Posts Tagged ‘Coexist’

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Stokes Croft street drinking needs “radical solution”

May 13, 2009

A community activist from Stokes Croft has attacked current police and council policy on street drinking as a “merry go round”.

Jamie Pike manages Hamilton House, one of the main buildings on Stokes Croft and the former Lloyds-Bowmaker building. He has called for an end to the current policy of moving alcoholics on, calling for a wider-reaching solution.

Avon and Somerset Police last week complained they were unable to move street drinkers on from the steps of Hamilton House because they were there with permission.

They said in a statement: “Concern has been expressed by people who live, work and commute through Stokes Croft regarding the street drinkers congregating on the steps of Hamilton House which is in a non drinking zone.

“Unfortunately the police have not been able to enforce the zone as this area is private land and they were there with permission.”

However, Jamie Pike has defended his policy, saying: “[The police] usually confiscate their alcohol and ask them to move. They tend to just wander up the street and sit down somewhere else and carry on drinking. It just moves the problem somewhere else.

“That was one of the reasons we said unless you are going to give them a better solution or find a real way to tackle this problem, just leave them there.”

He wants to see a ‘wet house’ in the area, where drinkers are allowed to drink but also have access to health and detoxification services if they want them. Most hostels do not allow alcoholics to drink, forcing them out on to the streets.

He said: “There are ideas in the pipeline but it’s a very slow-moving and ineffective beast, Bristol City Council. I don’t hold outmuch hope. The merry-go-round will continue in Stokes Croft.”

Original contacted Safer Bristol Partnership, the umbrella organisation for the police and council, but they declined to comment.

Coexist is holding a meeting with Safer Bristol Partnership next week to discuss solutions.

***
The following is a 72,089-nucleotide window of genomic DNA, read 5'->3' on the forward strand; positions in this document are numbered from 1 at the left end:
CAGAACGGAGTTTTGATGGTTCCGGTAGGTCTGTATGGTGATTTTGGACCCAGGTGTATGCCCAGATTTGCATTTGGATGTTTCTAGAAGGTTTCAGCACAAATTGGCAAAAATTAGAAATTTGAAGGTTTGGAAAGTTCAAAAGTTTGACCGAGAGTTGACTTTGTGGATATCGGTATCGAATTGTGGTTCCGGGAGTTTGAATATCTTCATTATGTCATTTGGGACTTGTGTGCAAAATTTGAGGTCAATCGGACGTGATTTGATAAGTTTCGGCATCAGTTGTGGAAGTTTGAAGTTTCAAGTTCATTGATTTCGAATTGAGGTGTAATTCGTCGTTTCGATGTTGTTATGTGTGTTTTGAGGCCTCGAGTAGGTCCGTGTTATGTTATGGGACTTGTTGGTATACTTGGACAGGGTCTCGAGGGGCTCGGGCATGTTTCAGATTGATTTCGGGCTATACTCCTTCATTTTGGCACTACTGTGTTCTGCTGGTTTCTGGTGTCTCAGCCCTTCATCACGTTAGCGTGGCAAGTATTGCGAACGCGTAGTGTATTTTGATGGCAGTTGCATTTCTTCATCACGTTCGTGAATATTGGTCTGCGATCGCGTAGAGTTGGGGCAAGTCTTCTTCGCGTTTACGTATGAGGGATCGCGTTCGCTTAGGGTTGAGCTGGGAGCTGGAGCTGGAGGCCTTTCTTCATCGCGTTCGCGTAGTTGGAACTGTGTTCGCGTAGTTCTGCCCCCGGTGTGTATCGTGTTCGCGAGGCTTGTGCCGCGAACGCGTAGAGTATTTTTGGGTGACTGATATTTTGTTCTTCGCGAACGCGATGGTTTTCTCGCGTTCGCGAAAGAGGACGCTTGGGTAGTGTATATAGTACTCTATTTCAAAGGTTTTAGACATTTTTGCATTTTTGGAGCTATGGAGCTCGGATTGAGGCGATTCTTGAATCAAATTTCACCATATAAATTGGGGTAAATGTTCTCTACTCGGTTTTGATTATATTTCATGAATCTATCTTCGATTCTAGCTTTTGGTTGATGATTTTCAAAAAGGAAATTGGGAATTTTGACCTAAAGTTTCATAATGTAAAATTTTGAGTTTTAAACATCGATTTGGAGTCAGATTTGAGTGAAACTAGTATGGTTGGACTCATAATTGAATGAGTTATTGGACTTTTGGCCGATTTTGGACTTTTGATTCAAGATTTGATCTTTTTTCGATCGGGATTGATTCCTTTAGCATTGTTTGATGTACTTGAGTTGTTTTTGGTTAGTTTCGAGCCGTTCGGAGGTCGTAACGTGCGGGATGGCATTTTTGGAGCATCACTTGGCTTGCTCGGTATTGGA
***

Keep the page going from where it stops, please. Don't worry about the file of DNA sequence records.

The front of Hamilton House will be boarded up next week while renovation work on the building takes place.

Audio: Martin Jones talks to Jamie Pike from Coexist


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Community groups change face of Stokes Croft

April 21, 2009

Community groups in Stokes Croft claim the area is set for massive improvement in 2009.

Stokes Croft for many years had a bad reputation among Bristolians, but two organisations – the People’s Republic of Stokes Croft and Coexist – both have major regeneration plans set to happen later this year.

One of them is the People’s Republic of Stokes Croft. Its chairman, Chris Chalkley, has long championed the area and has been responsible for encouraging some of the cutting-edge street art now seen on the area’s shopfronts and street furniture.

He said: “Stokes Croft ahs always been an area full of artistic creativity and has always had an artistic culture going back into the mists of time. The effect of the street art is to demonstrate the strengths of the area.

“It’s a cultural quarter. It’s also a conservation area. It doesn’t have any multinational companies here at all and that gives it the feel of a village in the centre of a large city and that is extremely rare.”

He has already introduced a number of projects to improve the area. They include ‘The Toff’, a tongue-in-cheek newspaper for the area and the ‘Planning Watch’ group which monitors development proposals. This is important for Chris, who says, “For local people to have a direct input into what their area becomnes and how it looks pushes forward the notion of self-determination.”

On Monday, PRSC will hold an exhibition by UWE urban design students showing ideas for regenerating the area. Later this year, it plans to put street chess sets on ‘Turbo Island’ (the knoll at the end of Jamaica St), launch a range of Stokes Croft china and sell it on its own auction website dubbed ‘PRSC-bay’.

Another major project set to boost the area is the redevelopment of Hamilton House. The former Lloyds-Bowmaker building, on the junction of Stokes Croft and Jamaica St, is being turned into workspaces and studios for creative companies, musicians and artists.

Its most striking feature will be a 3,000 sq ft ground floor bar designed in conjunction with Tobacco Factory architect George Ferguson. ‘Canteen’ is due to open by this June.

Jamie Pike from Coexist – the company managing Hamilton House – said: “We have about 40 different tenants: artists, musicians and social enterprises working away. Our philosophy is that we wanted to develop sustainable urban communities in Bristol. We wanted to create something where like-minded people could work alongside each other and benefit from being in the same space.”

Despite the regeneration, anyone walking down Stokes Croft can still see street drinking, beggars, drug addicts, delapidated buildings and brothels. But Jamie believes the grass-roots style of regeneration will help.

He said: “There’s got to be a change of attitude. There’s a shying away from the gritty reality of people in lifelong addiction. You walk down the street and you’d rather avert your eyes than treat them as a human being.

“We’re trying to promote a culture of inclusion so even though they might not be able to overcome their drug or alcohol problems, they can feel part of the community. It’s not going to happen overnight, but the desire to change things might have an effect.”

But with new street art appearing every day, some by renowned international artists, Stokes Croft already feels brighter and safer. The new projects launching this year could make 2009 the year inner-city Bristol really changes.

You can email coexist here and visit the PRSC website.

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